Black is K because K stands for “Key”. Black is the Key plate to which all other plates are aligned on the press.

    Cyan is NOT Blue and does not represent Blue and is not used for the abbreviation of blue.
    In hex:
    Blue: #0000FF
    Cyan: #00FFFF

    Blue: Wavelength 440–490 nm
    Frequency ~680–610 THz

    Cyan: Wavelength 490–520 nm
    Frequency 610–575 THz

    Look it up on Wikipedia.

    Thanks for sharing, I hope you will correct your article.

  2. Emily Brackett | August 18, 2011 at 3:14 pm

    @black is key. Thanks for chiming in. I had never heard of the K being for Key and I learned something new.

    You are right that Cyan is not the same as blue, however if you spend time around a press room you’ll hear people refer to blue ink or blue plates all the time. While technically this is incorrect, it’s very common industry jargon which can confuse people (see that forum post).

    The realization that 3 basic/primary colors + black can be used to create nearly every color is an idea that comes from painting. So there is always a connection between blue/red/yellow and cyan/magenta/yellow. It turns out that a more turquoise shade of blue and a more pink shade of red works better than the true primary colors we think of when trying to separate and recreate the spectrum of colors using just 4 base colors.

  3. same day gifts | September 19, 2011 at 1:47 pm

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  4. Emily Brackett | September 19, 2011 at 2:01 pm

    Yes, please backlink (rather than just copying and pasting). Thanks.

  5. inciler | November 12, 2011 at 8:57 am

    This is really helpful. Especially for students that just graduated and don’t really have an experience in how to use colors for print.
    Thank you for sharing.

  6. Four Color Offset Printing | January 15, 2013 at 4:57 am

    Thanks for the update. I really appreciate the efforts you have made for this blog.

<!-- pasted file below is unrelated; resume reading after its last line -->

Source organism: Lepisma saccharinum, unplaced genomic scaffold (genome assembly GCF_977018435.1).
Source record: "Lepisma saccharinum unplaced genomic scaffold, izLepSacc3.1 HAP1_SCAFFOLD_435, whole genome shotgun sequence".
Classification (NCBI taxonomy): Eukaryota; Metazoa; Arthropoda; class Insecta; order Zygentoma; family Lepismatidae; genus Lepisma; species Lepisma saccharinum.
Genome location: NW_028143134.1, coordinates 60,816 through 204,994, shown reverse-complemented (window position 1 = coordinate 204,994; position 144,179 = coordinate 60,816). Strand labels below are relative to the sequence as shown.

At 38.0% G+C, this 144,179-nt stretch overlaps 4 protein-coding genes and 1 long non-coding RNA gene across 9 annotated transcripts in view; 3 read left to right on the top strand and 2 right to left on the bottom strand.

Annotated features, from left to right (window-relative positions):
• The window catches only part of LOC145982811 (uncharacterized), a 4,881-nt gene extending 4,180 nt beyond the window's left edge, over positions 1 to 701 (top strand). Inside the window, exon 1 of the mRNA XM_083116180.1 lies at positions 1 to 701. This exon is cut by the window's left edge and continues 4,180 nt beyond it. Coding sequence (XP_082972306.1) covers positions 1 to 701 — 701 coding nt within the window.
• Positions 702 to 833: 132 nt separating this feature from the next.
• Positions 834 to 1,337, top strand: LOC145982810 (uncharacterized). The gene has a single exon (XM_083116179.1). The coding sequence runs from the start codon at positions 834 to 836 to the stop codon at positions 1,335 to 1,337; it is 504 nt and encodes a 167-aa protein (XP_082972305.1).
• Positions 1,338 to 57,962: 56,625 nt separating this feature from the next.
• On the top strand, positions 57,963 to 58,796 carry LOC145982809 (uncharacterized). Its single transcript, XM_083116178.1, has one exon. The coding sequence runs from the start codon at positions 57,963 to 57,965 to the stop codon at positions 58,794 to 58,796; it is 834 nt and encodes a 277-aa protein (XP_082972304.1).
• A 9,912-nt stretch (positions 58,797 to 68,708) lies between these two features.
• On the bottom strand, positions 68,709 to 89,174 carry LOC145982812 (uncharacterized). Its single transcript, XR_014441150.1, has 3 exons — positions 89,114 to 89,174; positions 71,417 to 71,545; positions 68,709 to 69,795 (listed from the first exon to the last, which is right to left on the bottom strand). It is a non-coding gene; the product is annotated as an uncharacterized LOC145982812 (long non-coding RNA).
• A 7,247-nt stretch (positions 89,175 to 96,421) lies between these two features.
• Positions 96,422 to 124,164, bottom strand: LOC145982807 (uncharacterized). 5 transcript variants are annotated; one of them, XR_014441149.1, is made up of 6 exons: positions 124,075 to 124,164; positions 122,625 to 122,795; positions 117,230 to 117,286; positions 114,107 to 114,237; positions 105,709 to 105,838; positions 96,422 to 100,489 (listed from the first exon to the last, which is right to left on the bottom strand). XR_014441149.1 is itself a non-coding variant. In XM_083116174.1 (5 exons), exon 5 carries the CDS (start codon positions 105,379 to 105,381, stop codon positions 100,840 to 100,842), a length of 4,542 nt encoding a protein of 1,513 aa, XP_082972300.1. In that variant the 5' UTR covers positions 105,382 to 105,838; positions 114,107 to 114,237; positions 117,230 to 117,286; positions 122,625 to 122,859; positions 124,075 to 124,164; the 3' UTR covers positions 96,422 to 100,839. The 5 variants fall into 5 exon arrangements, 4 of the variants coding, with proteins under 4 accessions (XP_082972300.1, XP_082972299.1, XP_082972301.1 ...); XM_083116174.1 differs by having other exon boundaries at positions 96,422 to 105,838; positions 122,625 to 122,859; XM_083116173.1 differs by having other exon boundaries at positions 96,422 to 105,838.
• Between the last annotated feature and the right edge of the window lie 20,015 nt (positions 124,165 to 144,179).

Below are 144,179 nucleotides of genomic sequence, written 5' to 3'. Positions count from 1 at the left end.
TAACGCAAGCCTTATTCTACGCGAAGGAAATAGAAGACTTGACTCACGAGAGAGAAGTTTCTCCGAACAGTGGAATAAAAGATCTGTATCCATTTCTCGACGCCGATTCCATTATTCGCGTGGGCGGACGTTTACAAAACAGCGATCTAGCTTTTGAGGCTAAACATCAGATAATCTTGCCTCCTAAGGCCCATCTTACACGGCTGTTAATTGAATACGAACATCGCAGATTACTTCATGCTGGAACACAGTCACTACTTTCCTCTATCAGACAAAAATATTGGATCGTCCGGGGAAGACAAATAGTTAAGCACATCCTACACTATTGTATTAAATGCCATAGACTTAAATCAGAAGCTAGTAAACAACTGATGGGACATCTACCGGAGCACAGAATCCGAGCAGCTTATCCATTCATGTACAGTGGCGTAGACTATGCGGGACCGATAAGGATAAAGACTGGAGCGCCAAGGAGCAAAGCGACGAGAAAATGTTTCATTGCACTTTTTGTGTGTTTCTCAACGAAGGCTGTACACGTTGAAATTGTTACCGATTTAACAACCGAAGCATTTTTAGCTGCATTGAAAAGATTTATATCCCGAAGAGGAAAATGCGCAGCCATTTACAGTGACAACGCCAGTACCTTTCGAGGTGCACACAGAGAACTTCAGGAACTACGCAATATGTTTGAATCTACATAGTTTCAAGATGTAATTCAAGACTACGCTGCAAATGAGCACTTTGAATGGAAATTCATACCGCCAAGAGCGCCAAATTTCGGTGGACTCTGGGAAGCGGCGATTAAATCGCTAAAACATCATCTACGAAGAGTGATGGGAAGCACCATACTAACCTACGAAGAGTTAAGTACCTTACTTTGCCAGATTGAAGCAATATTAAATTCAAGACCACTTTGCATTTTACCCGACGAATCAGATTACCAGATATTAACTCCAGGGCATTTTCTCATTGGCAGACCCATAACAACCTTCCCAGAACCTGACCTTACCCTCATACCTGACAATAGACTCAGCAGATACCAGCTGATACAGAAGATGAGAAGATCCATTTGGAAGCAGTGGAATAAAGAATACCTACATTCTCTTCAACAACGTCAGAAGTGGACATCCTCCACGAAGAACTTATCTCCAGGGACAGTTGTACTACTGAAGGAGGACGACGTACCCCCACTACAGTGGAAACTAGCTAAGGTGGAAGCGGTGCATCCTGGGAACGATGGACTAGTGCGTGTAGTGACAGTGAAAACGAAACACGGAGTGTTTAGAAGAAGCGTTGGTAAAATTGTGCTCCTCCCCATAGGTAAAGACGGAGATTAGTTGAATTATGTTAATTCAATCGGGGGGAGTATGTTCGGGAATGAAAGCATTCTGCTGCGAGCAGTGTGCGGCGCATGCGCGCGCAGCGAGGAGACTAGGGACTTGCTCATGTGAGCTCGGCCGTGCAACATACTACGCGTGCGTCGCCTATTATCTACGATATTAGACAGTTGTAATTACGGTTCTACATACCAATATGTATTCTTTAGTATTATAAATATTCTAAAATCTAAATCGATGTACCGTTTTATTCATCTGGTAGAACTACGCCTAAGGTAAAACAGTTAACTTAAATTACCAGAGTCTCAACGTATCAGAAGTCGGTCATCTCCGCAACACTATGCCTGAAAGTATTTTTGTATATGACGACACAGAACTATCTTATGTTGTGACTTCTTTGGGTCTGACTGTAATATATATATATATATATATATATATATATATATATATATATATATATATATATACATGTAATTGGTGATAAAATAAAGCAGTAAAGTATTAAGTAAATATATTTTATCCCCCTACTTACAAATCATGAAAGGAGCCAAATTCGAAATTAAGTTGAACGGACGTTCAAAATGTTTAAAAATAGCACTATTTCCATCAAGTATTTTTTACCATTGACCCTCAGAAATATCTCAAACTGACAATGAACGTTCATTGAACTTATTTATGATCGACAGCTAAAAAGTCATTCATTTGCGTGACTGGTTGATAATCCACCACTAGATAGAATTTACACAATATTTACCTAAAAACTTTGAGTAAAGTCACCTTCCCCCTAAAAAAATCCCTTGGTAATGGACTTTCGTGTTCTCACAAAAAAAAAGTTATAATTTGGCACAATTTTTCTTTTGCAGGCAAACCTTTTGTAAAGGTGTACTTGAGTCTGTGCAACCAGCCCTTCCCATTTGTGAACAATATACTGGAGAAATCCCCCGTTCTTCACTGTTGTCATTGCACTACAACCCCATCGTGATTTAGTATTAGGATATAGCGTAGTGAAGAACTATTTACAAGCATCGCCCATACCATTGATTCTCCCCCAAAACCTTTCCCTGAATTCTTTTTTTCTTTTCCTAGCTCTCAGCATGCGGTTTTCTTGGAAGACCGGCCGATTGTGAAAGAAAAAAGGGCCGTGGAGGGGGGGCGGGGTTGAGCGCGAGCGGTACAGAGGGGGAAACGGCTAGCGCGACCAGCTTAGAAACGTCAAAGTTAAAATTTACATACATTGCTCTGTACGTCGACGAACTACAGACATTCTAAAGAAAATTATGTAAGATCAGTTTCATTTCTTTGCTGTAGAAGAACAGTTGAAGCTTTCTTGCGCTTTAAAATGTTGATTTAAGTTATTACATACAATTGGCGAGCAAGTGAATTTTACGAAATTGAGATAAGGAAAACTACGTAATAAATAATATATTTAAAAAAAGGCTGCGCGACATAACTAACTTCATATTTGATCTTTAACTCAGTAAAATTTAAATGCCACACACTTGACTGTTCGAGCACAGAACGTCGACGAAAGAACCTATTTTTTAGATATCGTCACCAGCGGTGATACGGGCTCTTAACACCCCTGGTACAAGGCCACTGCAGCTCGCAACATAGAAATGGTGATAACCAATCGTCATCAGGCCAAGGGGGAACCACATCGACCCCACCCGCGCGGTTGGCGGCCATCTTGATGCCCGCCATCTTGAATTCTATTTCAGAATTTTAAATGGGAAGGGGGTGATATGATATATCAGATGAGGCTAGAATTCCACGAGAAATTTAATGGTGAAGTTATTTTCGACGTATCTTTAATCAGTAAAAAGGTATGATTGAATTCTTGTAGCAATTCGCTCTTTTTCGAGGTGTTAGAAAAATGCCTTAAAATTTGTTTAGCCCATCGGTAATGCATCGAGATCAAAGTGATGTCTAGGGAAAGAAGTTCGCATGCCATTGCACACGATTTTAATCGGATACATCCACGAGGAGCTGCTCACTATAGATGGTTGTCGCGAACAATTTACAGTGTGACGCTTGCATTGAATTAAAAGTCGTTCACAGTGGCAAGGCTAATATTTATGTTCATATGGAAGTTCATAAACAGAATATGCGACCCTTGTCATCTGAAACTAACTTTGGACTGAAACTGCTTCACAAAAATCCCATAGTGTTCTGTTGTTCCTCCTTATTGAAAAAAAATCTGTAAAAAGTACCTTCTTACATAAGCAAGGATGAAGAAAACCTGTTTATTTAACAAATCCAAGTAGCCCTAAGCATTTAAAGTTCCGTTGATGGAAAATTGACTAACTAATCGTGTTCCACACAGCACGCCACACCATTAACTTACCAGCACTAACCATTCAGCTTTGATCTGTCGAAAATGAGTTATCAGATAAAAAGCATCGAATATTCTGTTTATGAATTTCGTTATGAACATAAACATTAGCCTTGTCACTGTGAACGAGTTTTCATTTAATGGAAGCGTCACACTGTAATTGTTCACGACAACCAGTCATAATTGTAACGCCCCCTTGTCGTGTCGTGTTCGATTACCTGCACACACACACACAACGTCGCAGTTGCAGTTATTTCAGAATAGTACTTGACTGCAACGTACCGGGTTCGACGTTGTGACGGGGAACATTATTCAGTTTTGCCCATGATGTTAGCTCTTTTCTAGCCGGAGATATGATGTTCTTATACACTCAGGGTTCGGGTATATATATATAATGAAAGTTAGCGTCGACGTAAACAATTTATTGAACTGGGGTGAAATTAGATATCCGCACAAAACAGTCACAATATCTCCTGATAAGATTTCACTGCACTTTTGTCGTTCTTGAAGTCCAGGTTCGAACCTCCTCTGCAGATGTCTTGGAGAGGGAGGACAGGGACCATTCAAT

7. David Derex | July 13, 2013 at 7:44 pm


    Would you consider the photographic darkroom process (chromogenic prints) to be RGB or CMYK?

    David Derex

  8. Emily Brackett | July 17, 2013 at 1:58 pm

    David, Great question. This definitely outside my area of expertise, but things like darkroom prints are probably like original artwork such as a painting, and are neither. They are only translated into CMYK or RGB when they need to converted to a different medium. When someone scans a photograph or painting that is when it gets converted to a system that renders each piece of the picture into CMYK or RGB.

  9. TH | July 22, 2014 at 2:21 pm

    I’m not currently working in print but needed to answer a question on this for a client. What a well-written, clear, and well-organized explanation! Thank you for contributing the internet in a useful way :)

  10. slushy | November 27, 2014 at 5:10 pm

    This is my first time pay a visit at here and i am truly pleassant
    to read everthing at one place.

  11. .mikey d | January 20, 2015 at 4:33 am

    I have read the comments on PMS colors. I have been in the graphic arts for more than 45 years. What it really comes Down to IS 4/c printing is actually 3/c plus black. If you put equal densities of cyan magenta and yellow you will end up with a will end up with a neutral
    gray.increasing any of the lithography colors will give you a different hue. When prepress makes a set of 4/c plates, they scan the supplied artwork and color separate the 3 basic colors and put the colors into dots. Each color is given a different dot angle which overlaps the rest of the colors, cyan and magenta together end up to be what I was taught in grade school to be RED. Yellow and cyan will end up BLUE! So the 3/c will give you any color that is in the spectrum! Now get this, black is not a color, it is a tone that change’s the contrast of a printed piece. The more K the more contrast. Less K will give you a more of a pastel color. In photography black is gained by the amount of time that the film is exposed. Basic color explained. I have no idea how digital gets its color. All I know is that the surface of the micro chips will read the whole color spectrum and give you a better quality picture than print. I could go on and on, yet I think you got the picture.

  12. Andrew | January 29, 2015 at 4:00 am

    I am in the electronics industry and am in the process of creating a new control PCB for a power supply.
    I was asked for the “pantone colour” equivalent of the leds that I am using.

    Red, Blue Yellow and White.
    Dominant frequencies for these are
    Red 620 – 635nm
    Blue 463 – 475nm
    Yellow 585 – 595nm
    White 460nm with a typical temperature of 7000K Chromaticity coordinates x/y 0.31/0/.32
    This is also dependent on how hard you drive the chosen LEDS but for this purpose are typical values for the range of leds chosen.

    Your article helps, thanks.